The valued decorative arts, architecture, and handcrafts of the early American South depended on African American hands, a truth highlighted by folklorist John Michael Vlach in the seminal exhibit, “The Afro-American Tradition in Decorative Arts” at the Cleveland Museum of Art in 1978. Yet, some forty years later, too few historians, museum curators, and certainly visitors to the public history institutions of the United States are presented with that truth. The Black Craftspeople Digital Archive (BCDA) seeks to showcase black craftsmanship while bringing to light the stories of black craftspeople.
Founded in 2019, the BCDA brings together scholars, students, museums and archives professionals and the public to collaborate and spread the story of black craftspeople. The BCDA originally began as a project founded by Dr. Tiffany Momon and inspired by her research into John “Quash” Williams, an enslaved and later free black master carpenter responsible for the carpentry and joinery work on the c. 1750 Charles Pinckney Mansion in Charleston, South Carolina. Momon’s research into Williams led to the development of a map tracing Williams’s life around Charleston and soon, that map incorporated places associated with the enslaved black craftsmen who aided Williams in the construction of the Pinckney Mansion. By Fall 2019, the project expanded to include more black craftspeople in Charleston involved in a variety of trades. The archive continues to grow daily.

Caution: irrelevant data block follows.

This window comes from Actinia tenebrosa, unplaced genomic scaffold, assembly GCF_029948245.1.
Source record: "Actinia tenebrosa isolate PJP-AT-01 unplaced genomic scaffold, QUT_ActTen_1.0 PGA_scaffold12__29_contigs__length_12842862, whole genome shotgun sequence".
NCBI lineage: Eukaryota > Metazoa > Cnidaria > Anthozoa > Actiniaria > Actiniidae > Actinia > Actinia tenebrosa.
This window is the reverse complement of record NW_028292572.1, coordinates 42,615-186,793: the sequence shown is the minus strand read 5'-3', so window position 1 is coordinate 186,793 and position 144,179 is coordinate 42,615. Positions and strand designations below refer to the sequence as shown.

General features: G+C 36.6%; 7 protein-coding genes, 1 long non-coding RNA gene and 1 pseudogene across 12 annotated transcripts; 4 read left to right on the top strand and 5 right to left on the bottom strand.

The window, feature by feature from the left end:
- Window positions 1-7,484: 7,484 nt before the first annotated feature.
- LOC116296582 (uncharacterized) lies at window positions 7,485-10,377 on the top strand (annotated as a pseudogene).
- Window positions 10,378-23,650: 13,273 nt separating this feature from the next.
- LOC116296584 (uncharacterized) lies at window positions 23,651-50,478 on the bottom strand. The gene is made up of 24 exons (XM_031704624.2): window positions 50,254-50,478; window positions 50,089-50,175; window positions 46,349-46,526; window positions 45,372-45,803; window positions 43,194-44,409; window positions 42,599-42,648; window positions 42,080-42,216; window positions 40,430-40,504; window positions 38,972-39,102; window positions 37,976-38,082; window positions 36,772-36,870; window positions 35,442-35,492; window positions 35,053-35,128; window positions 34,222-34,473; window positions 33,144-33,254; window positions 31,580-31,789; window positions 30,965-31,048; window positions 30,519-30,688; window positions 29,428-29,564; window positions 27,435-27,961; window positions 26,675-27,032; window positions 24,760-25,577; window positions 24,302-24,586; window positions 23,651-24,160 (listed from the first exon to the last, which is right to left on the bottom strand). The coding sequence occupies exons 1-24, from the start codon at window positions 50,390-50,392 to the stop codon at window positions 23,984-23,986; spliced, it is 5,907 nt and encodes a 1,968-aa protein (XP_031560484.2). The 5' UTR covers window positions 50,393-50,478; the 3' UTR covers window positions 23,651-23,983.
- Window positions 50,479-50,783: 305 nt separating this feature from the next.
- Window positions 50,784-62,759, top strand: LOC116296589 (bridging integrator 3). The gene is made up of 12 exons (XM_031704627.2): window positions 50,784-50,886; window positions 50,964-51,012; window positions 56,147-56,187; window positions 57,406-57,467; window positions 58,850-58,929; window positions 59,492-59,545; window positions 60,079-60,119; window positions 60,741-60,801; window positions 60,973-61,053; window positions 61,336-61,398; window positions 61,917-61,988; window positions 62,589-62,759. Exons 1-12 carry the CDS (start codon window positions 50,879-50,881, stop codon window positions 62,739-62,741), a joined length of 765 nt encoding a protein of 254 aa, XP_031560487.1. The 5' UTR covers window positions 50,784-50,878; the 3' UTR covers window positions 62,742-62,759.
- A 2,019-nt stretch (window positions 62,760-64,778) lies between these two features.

The BCDA is not fully comprehensive. Within the records are thousands of mentions of black craftspeople, some only listed by trade and not by name. This project draws inspiration from several sources including Ronald Lewis and James Newton’s The Other Slaves: Mechanics, Artisans, and Craftsmen (1978) which highlights the role of enslaved craftspeople in the early development of America. Additionally, “The Geographic Spread of Charleston’s Mercantile Community, 1732-1767,” written by Jeanne A. Calhoun, Martha A. Zierden and Elizabeth A. Paysinger featured in The South Carolina Historical Magazine (Vol. 86, No. 3 (Jul., 1985), pp. 182-220), offers a spatial analysis of Charleston’s merchants and craftspeople through an examination of newspaper advertisements that revealed locations. The BCDA complements the work completed by Lewis, Newton, Calhoun, Zierden, and Paysinger by expanding upon their findings and interpreting the lives of black craftspeople through their locations, the objects they created, and their overall experiences.
The BCDA will grow to include black craftspeople outside of the eighteenth-century South Carolina Lowcountry.
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